8 Questions to Determine If Your Product Will Sell on a Home Shopping Channel
It was 37 years ago when I had the good fortune to be the original home shopping host at the beginning of a whole new industry called the TV home shopping industry! In the years since, I’ve logged more than 25,000 hours of live selling on television and made at least 75,000 separate product presentations.
People often ask me, what makes a product successfully sell on a TV shopping channel and could my product be marketed this way? I have developed eight questions entrepreneurs need to answer to determine if TV is right for their product. If you answer “yes” to three or more, you have something with potential to be sold this way.
1. Is your product demonstrable? Remember, TV is a visual medium. You must keep your product visually appealing. One of the great advantages of presenting your product on TV shopping is you can bring your story alive! Remember playing “show and tell” in grade school – this is “show and sell!”
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2. Does your product give instant gratification? In live selling on television, you have very little time to tell a story before you need a response to come in. Everything on TV shopping is indexed by time. Believe it or not, the goal is not to sell out but to sell the most product in the least amount of time. Years ago, I labeled this: Dollars Per Minute (DPM).
3. Does your product appeal to an impulse? TV shopping channels are “destination stations.” People tune in to watch and buy. Watching is a given but you still have to “create the need” for them to buy. A sense of urgency spurs a viewer's desire for your product right now.
4. Does your product solve a problem? This question is of paramount importance. Your role in selling on a TV shopping channel is that of a “problem solver.” You must constantly talk about and show the problem that you are solving. You must constantly show how what you have can help the viewer.
This question is also very important to those who just have an idea. Whenever someone brings me an “idea” for a product, my first question is “What is the problem that your idea will solve?” The answer will add clarity to what needs to be done.
5. Does your product create an emotional need? Features tell but benefits sell. The viewer needs to know the “facts” about your product but the all-important “benefits” make the phones ring! The viewer needs to make an emotional connection to the need the product fulfills.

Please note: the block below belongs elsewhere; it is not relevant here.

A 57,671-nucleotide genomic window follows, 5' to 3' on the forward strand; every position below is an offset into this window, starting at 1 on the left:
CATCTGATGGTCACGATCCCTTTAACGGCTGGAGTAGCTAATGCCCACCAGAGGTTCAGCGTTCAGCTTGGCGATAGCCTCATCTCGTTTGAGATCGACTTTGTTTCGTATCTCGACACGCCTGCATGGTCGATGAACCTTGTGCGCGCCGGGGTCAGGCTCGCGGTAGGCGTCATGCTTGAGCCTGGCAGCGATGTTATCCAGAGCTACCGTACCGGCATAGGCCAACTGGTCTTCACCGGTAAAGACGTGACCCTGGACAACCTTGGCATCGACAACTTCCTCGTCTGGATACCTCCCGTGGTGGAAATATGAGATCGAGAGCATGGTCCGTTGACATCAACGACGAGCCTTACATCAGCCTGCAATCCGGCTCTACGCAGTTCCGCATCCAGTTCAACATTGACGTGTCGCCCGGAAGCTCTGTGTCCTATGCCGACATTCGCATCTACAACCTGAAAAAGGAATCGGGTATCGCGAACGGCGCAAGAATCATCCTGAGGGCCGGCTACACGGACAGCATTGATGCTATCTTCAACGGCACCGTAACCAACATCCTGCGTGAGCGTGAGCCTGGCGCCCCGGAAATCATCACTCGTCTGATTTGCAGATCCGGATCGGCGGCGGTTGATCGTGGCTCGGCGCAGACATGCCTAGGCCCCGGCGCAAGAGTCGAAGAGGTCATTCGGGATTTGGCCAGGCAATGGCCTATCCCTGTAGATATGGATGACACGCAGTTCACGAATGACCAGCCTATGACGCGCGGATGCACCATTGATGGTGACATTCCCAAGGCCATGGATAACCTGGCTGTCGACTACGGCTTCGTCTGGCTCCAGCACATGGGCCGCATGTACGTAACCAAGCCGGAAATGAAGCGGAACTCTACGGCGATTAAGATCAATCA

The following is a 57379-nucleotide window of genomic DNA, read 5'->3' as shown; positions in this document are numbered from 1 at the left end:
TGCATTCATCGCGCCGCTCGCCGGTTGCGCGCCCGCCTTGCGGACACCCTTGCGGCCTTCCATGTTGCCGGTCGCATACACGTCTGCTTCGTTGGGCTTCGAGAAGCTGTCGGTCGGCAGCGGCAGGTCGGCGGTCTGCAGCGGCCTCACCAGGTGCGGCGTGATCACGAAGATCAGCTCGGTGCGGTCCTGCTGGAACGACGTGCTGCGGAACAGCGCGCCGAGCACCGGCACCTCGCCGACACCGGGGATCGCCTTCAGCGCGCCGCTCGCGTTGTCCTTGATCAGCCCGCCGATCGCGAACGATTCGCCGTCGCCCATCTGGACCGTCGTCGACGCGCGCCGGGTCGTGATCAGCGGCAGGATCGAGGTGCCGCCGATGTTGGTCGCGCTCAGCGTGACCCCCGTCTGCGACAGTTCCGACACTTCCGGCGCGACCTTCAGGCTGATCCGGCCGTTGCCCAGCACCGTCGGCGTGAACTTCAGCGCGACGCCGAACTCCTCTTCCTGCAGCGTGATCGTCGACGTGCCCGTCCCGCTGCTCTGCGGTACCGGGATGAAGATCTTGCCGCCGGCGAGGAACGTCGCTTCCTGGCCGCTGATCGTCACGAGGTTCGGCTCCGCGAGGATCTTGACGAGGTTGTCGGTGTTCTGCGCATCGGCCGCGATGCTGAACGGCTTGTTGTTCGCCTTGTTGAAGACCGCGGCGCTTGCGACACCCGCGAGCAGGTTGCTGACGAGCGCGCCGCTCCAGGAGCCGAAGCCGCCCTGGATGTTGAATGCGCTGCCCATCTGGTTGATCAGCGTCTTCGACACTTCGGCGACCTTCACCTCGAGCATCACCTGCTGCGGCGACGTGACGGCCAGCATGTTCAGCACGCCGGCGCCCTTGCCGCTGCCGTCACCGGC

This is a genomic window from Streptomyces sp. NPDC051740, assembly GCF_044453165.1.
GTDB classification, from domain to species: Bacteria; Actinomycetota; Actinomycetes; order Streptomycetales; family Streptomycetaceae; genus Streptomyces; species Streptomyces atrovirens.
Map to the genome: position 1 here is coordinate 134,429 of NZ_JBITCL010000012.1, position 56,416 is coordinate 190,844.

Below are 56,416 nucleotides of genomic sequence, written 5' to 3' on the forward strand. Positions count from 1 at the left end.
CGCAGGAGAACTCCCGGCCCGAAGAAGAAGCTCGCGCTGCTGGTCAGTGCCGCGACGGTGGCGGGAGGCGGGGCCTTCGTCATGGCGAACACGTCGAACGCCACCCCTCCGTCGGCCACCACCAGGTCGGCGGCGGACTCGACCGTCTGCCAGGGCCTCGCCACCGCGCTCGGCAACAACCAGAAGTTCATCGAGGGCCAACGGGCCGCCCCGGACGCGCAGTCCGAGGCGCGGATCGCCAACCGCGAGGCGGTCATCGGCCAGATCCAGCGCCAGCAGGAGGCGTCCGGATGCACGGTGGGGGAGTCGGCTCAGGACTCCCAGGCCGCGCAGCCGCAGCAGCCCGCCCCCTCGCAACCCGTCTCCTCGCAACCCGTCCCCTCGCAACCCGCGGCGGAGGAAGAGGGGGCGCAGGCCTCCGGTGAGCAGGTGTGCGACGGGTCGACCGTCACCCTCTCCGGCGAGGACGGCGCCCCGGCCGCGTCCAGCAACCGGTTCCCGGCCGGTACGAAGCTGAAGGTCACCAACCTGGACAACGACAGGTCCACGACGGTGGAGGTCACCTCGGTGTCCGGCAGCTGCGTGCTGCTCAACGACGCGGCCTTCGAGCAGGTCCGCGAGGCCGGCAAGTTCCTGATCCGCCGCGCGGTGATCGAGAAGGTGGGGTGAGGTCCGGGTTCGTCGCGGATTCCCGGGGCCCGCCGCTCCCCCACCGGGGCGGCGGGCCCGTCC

Spend less time communicating what your product does (though that is still important) and more time on what our product will do for others.
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6. Is your product easy to use and understand? This question speaks to the importance of developing your marketing message. Too many people have a general message about their product that spills “all over the map.” Remember, it’s all about time. Your message must be communicated clearly, succinctly and quickly!
7. Does your product make one’s life easier? If you offer your product but its way outside the viewer’s comfort zone, it’s a factor you will have to consider. An ideal offering has a proposition the viewer can imagine working to makes their lives more convenient, not more complex.
8. Does your product appeal to the masses? Selling programs are inherently designed, in most cases, to appeal to the consumer market at large. Mass appeal is a virtue in the products offered. Your message has to appeal to the masses. If your product does not, then it’s a “niche” product. There’s nothing wrong with a niche product, as long as you identify your niche accurately and are able to clearly communicate what your product will do, but the major TV shopping channels are distributed into millions of homes and have the potential to create massive sales. Your product needs to have mass appeal.
So, how did you do? If your product fit this profile, I hope you will pursue this proven and powerful marketing channel of distribution.
With more than three decades of sales experience, Circosta is television’s first home shopping host. He played a major part in creating the multi-billion dollar television home shopping industry and has logged over 25,000 hours of live selling on television, made over 75,000 product presentations and has, individually, sold more than $1 billion in merchandise. He is the author of the new book, Life’s A Pitch, owns Bob Circosta Communications and currently lives in Clearwater, Florida.